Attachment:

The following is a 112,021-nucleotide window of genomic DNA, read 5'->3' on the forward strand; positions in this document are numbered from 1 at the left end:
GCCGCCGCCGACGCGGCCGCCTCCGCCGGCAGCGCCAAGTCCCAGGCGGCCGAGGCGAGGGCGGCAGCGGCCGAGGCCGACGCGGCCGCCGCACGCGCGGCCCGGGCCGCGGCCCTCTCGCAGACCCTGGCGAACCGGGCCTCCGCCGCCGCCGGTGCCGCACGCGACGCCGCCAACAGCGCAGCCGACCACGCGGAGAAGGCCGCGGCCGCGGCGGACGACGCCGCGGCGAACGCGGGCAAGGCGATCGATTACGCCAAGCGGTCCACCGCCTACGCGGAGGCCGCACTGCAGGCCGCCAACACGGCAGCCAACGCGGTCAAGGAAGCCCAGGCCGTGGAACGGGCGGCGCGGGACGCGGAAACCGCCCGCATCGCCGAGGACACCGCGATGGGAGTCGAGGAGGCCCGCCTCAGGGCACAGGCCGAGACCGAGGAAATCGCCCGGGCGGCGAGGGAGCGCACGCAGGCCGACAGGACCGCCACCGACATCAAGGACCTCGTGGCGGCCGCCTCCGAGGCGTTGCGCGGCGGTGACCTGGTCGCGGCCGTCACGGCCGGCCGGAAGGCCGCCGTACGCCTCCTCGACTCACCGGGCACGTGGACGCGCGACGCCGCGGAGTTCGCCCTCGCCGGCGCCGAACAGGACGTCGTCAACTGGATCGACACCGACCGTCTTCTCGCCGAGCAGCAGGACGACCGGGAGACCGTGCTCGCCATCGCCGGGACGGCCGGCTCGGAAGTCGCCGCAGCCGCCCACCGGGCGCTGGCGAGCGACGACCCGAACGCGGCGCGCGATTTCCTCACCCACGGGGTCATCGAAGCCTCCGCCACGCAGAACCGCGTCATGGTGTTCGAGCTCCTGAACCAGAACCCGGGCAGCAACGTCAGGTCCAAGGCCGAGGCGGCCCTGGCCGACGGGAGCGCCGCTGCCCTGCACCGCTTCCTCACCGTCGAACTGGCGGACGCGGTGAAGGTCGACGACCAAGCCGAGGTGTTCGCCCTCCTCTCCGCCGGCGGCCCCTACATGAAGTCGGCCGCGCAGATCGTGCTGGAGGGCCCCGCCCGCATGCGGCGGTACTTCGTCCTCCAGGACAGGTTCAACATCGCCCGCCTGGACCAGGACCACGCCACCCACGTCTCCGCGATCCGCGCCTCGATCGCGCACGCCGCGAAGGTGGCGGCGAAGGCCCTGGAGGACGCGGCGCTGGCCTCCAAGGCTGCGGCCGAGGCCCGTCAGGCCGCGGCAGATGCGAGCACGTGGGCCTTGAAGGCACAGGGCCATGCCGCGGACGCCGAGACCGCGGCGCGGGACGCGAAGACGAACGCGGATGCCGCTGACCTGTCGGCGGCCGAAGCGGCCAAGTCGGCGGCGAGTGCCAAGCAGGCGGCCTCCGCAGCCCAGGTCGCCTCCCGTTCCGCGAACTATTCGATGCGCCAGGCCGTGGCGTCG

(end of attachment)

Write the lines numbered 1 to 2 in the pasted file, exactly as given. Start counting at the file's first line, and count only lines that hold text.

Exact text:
The following is a 112,021-nucleotide window of genomic DNA, read 5'->3' on the forward strand; positions in this document are numbered from 1 at the left end:
GCCGCCGCCGACGCGGCCGCCTCCGCCGGCAGCGCCAAGTCCCAGGCGGCCGAGGCGAGGGCGGCAGCGGCCGAGGCCGACGCGGCCGCCGCACGCGCGGCCCGGGCCGCGGCCCTCTCGCAGACCCTGGCGAACCGGGCCTCCGCCGCCGCCGGTGCCGCACGCGACGCCGCCAACAGCGCAGCCGACCACGCGGAGAAGGCCGCGGCCGCGGCGGACGACGCCGCGGCGAACGCGGGCAAGGCGATCGATTACGCCAAGCGGTCCACCGCCTACGCGGAGGCCGCACTGCAGGCCGCCAACACGGCAGCCAACGCGGTCAAGGAAGCCCAGGCCGTGGAACGGGCGGCGCGGGACGCGGAAACCGCCCGCATCGCCGAGGACACCGCGATGGGAGTCGAGGAGGCCCGCCTCAGGGCACAGGCCGAGACCGAGGAAATCGCCCGGGCGGCGAGGGAGCGCACGCAGGCCGACAGGACCGCCACCGACATCAAGGACCTCGTGGCGGCCGCCTCCGAGGCGTTGCGCGGCGGTGACCTGGTCGCGGCCGTCACGGCCGGCCGGAAGGCCGCCGTACGCCTCCTCGACTCACCGGGCACGTGGACGCGCGACGCCGCGGAGTTCGCCCTCGCCGGCGCCGAACAGGACGTCGTCAACTGGATCGACACCGACCGTCTTCTCGCCGAGCAGCAGGACGACCGGGAGACCGTGCTCGCCATCGCCGGGACGGCCGGCTCGGAAGTCGCCGCAGCCGCCCACCGGGCGCTGGCGAGCGACGACCCGAACGCGGCGCGCGATTTCCTCACCCACGGGGTCATCGAAGCCTCCGCCACGCAGAACCGCGTCATGGTGTTCGAGCTCCTGAACCAGAACCCGGGCAGCAACGTCAGGTCCAAGGCCGAGGCGGCCCTGGCCGACGGGAGCGCCGCTGCCCTGCACCGCTTCCTCACCGTCGAACTGGCGGACGCGGTGAAGGTCGACGACCAAGCCGAGGTGTTCGCCCTCCTCTCCGCCGGCGGCCCCTACATGAAGTCGGCCGCGCAGATCGTGCTGGAGGGCCCCGCCCGCATGCGGCGGTACTTCGTCCTCCAGGACAGGTTCAACATCGCCCGCCTGGACCAGGACCACGCCACCCACGTCTCCGCGATCCGCGCCTCGATCGCGCACGCCGCGAAGGTGGCGGCGAAGGCCCTGGAGGACGCGGCGCTGGCCTCCAAGGCTGCGGCCGAGGCCCGTCAGGCCGCGGCAGATGCGAGCACGTGGGCCTTGAAGGCACAGGGCCATGCCGCGGACGCCGAGACCGCGGCGCGGGACGCGAAGACGAACGCGGATGCCGCTGACCTGTCGGCGGCCGAAGCGGCCAAGTCGGCGGCGAGTGCCAAGCAGGCGGCCTCCGCAGCCCAGGTCGCCTCCCGTTCCGCGAACTATTCGATGCGCCAGGCCGTGGCGTCG